"It seems that I am cutting off more toes these days," the surgeon mused as he regarded the longest toe of my left foot yesterday as we moved, doctor-fashion, towards an amputation date of my own. There's a wound on that toe's 'knuckle' and it is in a place that is unlikely to heal over. And as your grandmother observed, "a stitch in time saves nine:" not cutting the toe off might lead to worse infection and the amputation of more than the toe.
I wonder if all doctors hit a tipping point in their practices -- the point between keeping the patient healthy as for a longer life -- and the recognition that death is part of life and if you can't handle that, you're in the wrong profession.
The whole discussion was delicate. Who knows how anyone will react to the notion that an appendage that has come so far must now be removed as a precursor to death. It's all diabetes-related in my case. Actuarily, I have four or five more years to go. Propping up what is bound to decline takes on an increasingly over-energetic effort ... i.e. a fool's errand. Healing and energizing and kissing things better is a young (wo)man's sport.
Anyway, the 45-minute operation (a 'procedure' dontcha know), is likely for sometime later this month.
I wonder what "cutting off more toes these days" means to the surgeon. What does that imply about his skills and experience and the health care system as it currently exists in his mind?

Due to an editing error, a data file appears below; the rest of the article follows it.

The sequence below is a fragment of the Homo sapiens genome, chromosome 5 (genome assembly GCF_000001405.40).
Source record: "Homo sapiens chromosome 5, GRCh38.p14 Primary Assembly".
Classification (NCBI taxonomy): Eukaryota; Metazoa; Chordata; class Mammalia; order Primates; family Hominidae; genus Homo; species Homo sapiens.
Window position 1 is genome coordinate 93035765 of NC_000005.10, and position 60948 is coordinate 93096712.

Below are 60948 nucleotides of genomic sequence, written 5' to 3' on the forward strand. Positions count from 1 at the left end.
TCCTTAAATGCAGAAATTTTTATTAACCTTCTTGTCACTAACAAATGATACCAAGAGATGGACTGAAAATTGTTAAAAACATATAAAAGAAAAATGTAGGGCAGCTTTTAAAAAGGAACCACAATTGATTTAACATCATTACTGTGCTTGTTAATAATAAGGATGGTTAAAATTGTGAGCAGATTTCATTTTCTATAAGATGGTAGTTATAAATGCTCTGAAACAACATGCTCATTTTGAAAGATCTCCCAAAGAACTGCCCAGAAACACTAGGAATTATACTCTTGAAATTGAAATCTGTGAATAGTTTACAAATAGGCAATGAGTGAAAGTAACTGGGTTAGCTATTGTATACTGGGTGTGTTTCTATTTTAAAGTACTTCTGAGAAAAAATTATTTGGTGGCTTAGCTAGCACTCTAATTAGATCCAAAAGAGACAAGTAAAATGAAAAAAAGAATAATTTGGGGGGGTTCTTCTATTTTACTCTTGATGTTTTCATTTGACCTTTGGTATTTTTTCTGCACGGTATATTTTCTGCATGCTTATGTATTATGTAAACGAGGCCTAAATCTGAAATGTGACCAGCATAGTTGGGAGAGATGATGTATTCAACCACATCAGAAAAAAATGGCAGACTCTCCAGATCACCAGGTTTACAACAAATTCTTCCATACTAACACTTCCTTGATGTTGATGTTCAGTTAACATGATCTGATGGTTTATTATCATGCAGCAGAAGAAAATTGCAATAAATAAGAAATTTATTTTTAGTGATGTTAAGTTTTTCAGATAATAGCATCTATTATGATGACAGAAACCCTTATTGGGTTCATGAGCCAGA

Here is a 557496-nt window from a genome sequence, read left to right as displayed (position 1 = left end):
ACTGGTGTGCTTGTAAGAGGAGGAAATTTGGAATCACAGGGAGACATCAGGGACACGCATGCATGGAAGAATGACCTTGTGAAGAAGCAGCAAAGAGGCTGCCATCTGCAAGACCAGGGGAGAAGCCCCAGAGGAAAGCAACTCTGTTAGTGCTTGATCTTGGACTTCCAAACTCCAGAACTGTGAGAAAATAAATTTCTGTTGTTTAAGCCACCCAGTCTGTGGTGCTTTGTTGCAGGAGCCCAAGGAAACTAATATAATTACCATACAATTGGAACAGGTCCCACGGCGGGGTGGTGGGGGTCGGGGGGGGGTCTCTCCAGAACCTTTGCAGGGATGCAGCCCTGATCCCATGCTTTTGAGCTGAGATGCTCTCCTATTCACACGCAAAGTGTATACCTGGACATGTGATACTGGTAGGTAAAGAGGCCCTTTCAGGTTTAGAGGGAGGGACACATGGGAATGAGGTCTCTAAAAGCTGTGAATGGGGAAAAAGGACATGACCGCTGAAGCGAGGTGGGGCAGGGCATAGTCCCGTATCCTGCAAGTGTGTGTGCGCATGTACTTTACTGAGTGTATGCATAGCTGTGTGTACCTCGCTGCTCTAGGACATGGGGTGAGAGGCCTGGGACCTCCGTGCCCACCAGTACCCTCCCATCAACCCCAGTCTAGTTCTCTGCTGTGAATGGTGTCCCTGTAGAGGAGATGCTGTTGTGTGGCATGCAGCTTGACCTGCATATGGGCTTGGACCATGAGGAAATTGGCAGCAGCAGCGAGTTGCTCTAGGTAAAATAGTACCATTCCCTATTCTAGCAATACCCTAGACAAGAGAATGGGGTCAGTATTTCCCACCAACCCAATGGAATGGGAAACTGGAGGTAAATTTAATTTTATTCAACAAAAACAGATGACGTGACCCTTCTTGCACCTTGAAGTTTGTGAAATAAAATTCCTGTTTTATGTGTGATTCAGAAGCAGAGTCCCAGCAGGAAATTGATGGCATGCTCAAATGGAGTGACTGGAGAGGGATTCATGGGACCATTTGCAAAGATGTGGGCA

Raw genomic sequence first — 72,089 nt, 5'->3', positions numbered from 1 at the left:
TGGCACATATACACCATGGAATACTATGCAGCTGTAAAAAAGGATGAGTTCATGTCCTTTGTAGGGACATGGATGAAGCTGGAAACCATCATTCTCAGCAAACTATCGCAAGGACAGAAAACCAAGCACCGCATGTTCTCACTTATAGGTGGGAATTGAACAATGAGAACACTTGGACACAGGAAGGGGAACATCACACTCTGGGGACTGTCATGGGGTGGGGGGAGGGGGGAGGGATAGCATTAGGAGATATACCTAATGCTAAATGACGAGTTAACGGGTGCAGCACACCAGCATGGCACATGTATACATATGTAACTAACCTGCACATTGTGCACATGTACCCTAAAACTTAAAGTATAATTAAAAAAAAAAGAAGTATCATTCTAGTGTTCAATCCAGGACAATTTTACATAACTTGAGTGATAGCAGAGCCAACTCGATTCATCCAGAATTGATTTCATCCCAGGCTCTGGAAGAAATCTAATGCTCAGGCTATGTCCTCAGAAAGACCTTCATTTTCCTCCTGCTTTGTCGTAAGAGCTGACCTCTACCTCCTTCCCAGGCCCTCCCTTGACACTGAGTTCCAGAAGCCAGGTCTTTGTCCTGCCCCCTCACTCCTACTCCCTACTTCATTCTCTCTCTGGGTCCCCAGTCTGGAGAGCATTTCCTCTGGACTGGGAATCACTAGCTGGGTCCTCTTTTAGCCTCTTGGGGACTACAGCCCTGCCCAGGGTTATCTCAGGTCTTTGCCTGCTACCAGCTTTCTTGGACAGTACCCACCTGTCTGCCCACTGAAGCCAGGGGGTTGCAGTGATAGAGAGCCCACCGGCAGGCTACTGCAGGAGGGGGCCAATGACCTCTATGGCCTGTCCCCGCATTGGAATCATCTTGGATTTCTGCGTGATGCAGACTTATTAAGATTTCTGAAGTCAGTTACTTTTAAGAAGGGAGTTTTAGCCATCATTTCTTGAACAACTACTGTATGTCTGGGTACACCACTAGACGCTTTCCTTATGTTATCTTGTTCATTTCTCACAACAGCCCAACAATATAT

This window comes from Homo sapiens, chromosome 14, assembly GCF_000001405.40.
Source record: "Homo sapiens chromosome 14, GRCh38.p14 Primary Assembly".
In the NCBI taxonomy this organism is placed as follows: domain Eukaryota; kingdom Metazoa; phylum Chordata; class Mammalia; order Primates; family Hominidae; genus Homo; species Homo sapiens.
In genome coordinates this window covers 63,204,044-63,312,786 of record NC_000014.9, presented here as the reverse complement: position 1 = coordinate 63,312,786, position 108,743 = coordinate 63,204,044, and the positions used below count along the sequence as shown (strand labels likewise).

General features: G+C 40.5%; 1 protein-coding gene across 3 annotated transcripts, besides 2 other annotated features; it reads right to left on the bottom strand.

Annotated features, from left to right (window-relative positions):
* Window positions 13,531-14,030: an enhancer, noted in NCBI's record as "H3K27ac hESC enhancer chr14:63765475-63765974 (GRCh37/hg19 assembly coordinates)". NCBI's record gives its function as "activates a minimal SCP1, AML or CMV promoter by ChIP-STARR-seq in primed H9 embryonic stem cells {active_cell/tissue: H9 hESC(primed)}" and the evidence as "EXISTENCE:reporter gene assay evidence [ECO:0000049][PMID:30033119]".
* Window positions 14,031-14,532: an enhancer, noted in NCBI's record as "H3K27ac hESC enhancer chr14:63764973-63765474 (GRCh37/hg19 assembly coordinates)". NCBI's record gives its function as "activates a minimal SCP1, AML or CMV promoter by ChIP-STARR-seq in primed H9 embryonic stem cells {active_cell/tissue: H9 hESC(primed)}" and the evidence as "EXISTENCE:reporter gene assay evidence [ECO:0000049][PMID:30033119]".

Going to the the doctor at 3 p.m., when I am used to taking a nap, took some of the starch out of me. Am I fretting (and ergo sub-rosa fatigued) in ways I don't know behind a curtain I can't see? I was tired when I got home. Didn't feel like eating. Napped. Ate peanut butter and crackers. I don't feel especially anxious that I know of ... but then, what do I know?
The wound-clinic doctor, when she raised the possibility of amputation before shunting me to the surgeon, said en passant, "you don't need that toe much anyway." OK, but now that this old companion is fixing to move away, I wonder what it was doing there all this time.
And time seems to slip away lately. There are occasional hallucinations, which sounds fancier than it is in fact -- a man, quite clear and whole, across the room. He has a somehow mildly disfigured mouth. He poses no threat or joy, he's just there. Or a small bird behind some black-string netting ... once again, clear as a bell and yet placed in the room where where was not netting or bird earlier. No threat or joy or noise. It takes a few moments to reorient the room, the man, the bird ... and then they're gone. And time itself -- was it ever all that necessary?
If you see things that are and see things that aren't, how much difference is there really?
The sun's out. Air is warming. The tree of the hanging squirrels across the street has burst out in its Japanese maple red and plays with the passing breezes. There are daffodils. I figure if you're gonna make shit up, it might as well be stuff you like ... sun, air, Japanese maples, tousled hair, trying to get the mourning dove's four- and six-note calls fixed in my mind.
I figure as long as I don't do something harmful or hurtful, things are basically OK.
Doctors or anyone else for that matter: Over the tipping point. A tipping point suggests two ends to a teeter-totter -- a weight at one end and a weight at the other .... balancing, toying, smiling.
"Ends" is a bit bizarre.
Sort of like "two."
Was it Rinzai or his teacher Obaku who chastised the Zen monks in his care: "Your who problem is, you do not trust yourselves enough."?
Two ... one ... poof!